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Justin Runji's picture Justin Runji
Country commitments towards road safety

Was the decision by African Ministers of Transport requiring countries to increase funding for road safety by setting aside 5% of road maintenance and 10% of road investment resources too ambitious?
At the Second African Road Safety Conference in November 2011 convened by the UN Economic Commission for Africa (UNECA) the African Road Safety Action Plan 2011-2020 was formulated.  The action plan was subsequently endorsed by the African Union Conference of Ministers of Transport and adopted by the Heads of States in Luanda in January 2012. The overarching objective of the Plan was, and still is, to reduce road traffic crashes by 50% by the year 2020. Under the Pillar 1 of the UN Decade of Action on Road Safety Management, countries agreed to established and strengthened road safety lead agencies as one of the strategies towards achieving the objective.  
To actualize the strategy, the Plan requires countries to allocate 5% of road maintenance resources and at least 10% of road infrastructure investment to road safety. The success indicator for the implementation of this particular decision was the number of countries that would have allocated 5% of road maintenance resources to road safety by 2016. The responsibility to implement and monitor process was saddled with the member countries, ECA, WB, AfDB, GRSF.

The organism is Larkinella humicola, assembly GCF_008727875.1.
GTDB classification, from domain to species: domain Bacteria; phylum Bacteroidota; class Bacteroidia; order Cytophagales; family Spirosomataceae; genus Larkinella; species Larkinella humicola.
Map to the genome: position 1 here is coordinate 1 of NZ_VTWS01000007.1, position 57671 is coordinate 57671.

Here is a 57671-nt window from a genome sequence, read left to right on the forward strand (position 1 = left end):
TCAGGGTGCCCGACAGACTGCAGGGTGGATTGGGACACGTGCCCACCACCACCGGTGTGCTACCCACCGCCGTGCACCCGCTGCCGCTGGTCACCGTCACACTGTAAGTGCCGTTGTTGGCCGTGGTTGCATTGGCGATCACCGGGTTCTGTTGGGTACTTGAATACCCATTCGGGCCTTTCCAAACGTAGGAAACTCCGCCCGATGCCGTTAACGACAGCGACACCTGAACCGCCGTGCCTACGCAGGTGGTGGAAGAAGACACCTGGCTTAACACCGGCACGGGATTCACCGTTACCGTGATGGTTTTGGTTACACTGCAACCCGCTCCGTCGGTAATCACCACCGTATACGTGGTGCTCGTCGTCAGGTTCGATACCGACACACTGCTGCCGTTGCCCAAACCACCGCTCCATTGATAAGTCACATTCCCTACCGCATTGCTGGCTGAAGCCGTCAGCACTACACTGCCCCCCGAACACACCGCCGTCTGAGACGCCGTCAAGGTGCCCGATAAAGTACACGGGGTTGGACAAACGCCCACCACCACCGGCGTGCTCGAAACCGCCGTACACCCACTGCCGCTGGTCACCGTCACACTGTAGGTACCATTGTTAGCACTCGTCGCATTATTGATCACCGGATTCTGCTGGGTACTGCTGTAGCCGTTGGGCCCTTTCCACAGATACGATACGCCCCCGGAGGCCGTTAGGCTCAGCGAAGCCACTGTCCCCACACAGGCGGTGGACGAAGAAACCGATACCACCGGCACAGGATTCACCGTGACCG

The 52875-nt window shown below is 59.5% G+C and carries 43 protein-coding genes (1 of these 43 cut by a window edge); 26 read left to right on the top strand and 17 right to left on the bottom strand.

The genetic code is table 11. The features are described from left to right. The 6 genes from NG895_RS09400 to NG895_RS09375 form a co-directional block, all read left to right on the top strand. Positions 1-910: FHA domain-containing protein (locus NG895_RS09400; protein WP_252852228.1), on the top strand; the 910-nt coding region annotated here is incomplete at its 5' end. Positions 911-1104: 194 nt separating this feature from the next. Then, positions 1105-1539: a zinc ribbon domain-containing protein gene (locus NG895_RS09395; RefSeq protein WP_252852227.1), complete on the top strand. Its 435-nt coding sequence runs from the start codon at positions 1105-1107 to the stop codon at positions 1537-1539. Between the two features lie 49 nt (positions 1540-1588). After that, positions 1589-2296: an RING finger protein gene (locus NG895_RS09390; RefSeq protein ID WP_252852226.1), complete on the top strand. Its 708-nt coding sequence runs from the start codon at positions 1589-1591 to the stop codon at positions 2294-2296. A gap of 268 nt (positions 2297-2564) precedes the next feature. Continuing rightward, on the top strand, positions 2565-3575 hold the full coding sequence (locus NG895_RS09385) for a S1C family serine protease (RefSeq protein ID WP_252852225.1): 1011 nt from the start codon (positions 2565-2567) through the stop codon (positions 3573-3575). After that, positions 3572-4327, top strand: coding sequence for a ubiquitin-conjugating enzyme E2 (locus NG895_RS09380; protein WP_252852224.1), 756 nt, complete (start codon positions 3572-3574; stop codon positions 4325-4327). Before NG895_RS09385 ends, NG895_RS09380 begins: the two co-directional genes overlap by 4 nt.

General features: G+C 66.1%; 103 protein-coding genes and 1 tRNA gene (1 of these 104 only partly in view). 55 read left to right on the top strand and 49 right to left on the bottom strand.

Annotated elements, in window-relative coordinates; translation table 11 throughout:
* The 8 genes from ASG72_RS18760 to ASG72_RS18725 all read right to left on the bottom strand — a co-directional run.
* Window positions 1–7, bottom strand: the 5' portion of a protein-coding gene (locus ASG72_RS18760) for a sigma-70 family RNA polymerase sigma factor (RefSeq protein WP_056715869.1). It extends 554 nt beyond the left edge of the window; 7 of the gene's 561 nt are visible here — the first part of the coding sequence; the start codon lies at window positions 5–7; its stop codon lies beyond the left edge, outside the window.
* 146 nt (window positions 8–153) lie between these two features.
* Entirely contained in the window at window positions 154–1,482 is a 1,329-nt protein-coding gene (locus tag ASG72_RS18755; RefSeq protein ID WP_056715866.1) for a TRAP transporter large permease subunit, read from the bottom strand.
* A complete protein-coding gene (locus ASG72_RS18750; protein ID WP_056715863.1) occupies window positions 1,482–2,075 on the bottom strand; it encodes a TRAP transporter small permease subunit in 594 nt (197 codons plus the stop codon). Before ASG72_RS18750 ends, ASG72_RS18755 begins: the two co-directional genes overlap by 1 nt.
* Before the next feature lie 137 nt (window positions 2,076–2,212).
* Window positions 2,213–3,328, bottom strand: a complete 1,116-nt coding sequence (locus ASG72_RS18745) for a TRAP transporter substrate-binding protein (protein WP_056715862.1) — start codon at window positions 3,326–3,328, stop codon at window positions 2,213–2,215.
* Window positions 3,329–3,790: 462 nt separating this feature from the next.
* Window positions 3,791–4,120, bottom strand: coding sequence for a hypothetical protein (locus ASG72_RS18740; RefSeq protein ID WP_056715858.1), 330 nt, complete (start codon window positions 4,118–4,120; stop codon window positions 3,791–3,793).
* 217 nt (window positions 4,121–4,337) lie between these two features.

It could be argued that, by default, most of road maintenance work and a significant portion of road development cost relate to road safety improvement and that the contributions would equal to well over the 5 and 10 percent of the respective resources. However, this decision would not have been necessary if the existing approach was efficacious. The intention of the decision was to seek for more clarity and focus in funding and implementing road safety interventions - over and above the basic engineering inputs. Such additional interventions would include provision of more pedestrian friendly road environment, awareness creation, improved enforcement, and post-crash mitigations.
Two years before 2016, the monitoring cut-off date, it is not evident that member countries are aiming to implement this single aspect of the African Road Safety Action Plan. Could it be that the decision was too ambitious?